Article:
An increasing number of cameras can now shoot Raw, but does it make sense for most filmmakers?
Picture An Atomos Shogun Inferno on the Sony FS5 is all you need to start recording ProRes Raw
Words Adam Duckworth
The majority of professional filmmakers are well aware of the theoretical benefits of shooting Raw video, where you use the best-quality information right from the sensor instead of letting your camera compress it to save space. That means in post you can set a precise white-balance, push and pull it around, and use all that highlight and shadow detail your camera can actually capture.
If you have a stills photography background, where all serious shooters use Raw, it’s actually a shock to find that almost all video cameras compress the files at capture then decompress them for viewing. That’s the compression – decompression work that a codec does.
But while stills cameras are all about the quality of the file coming from the sensor, for shooting video it’s actually more about the speed of the processor and the ‘pipeline’ to get all those Raw images off the sensor and saved. It’s OK to shoot a couple of dozen Raw stills and expect the camera to write them to a memory card without buffering and locking the camera up. It’s a whole different ball game to expect it to store thousands of Raw files at the 24, 60 or even 120 or 240 fps in video. That takes a whole lot more computing power, heat dissipation and memory card speed. Most Raw video needs exporting to a separate recorder for that reason.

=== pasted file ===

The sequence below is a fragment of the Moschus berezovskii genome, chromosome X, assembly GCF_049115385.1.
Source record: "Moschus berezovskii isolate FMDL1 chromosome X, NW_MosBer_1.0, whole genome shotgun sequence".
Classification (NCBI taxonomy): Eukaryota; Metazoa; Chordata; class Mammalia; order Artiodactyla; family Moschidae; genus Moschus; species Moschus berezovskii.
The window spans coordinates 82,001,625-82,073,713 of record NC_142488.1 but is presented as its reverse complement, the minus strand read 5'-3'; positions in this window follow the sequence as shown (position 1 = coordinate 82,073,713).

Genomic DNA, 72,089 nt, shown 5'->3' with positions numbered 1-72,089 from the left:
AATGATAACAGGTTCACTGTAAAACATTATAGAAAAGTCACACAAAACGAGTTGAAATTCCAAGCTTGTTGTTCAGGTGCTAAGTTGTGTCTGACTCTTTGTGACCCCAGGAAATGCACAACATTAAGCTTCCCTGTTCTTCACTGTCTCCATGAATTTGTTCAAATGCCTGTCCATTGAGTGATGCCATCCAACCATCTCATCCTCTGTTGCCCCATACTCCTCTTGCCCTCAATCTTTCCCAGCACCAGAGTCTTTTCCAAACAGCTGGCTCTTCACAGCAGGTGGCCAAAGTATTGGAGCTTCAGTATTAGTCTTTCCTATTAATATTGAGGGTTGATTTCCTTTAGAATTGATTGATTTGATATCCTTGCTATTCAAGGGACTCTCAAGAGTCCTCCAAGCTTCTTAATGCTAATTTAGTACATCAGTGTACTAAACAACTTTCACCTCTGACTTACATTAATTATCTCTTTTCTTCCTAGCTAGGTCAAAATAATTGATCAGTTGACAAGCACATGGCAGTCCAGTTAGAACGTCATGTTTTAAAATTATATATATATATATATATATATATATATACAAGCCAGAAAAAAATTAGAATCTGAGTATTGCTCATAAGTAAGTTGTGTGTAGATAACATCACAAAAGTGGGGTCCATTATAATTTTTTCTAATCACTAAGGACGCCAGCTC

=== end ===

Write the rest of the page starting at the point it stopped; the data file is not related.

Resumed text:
Above Compared to the standard ProRes 422 footage, the ProRes Raw has so much more dynamic range. Check out the different in the sky
For video, there have been attempts at creating a Raw file format that actually works. Red has Redcode Raw, it’s own format. And Kinefinity has its own, too, as well as Blackmagic and Canon with their compressed Raw formats of Braw and Canon Raw Light respectively. These have to be opened and tweaked in their own software – DaVinci for Blackmagic or Canon’s Raw Utility – before being exported to your NLE of choice.
CinemaDNG was an attempt at an uncompressed universal format, and it even appears in cameras like the new Sigma fp as well as some Sony and Blackmagic camcorders. But the files are huge and few NLEs can read them so it’s likely you will need to totally change your workflow.
One of the biggest issues with Raw is the amount of data it uses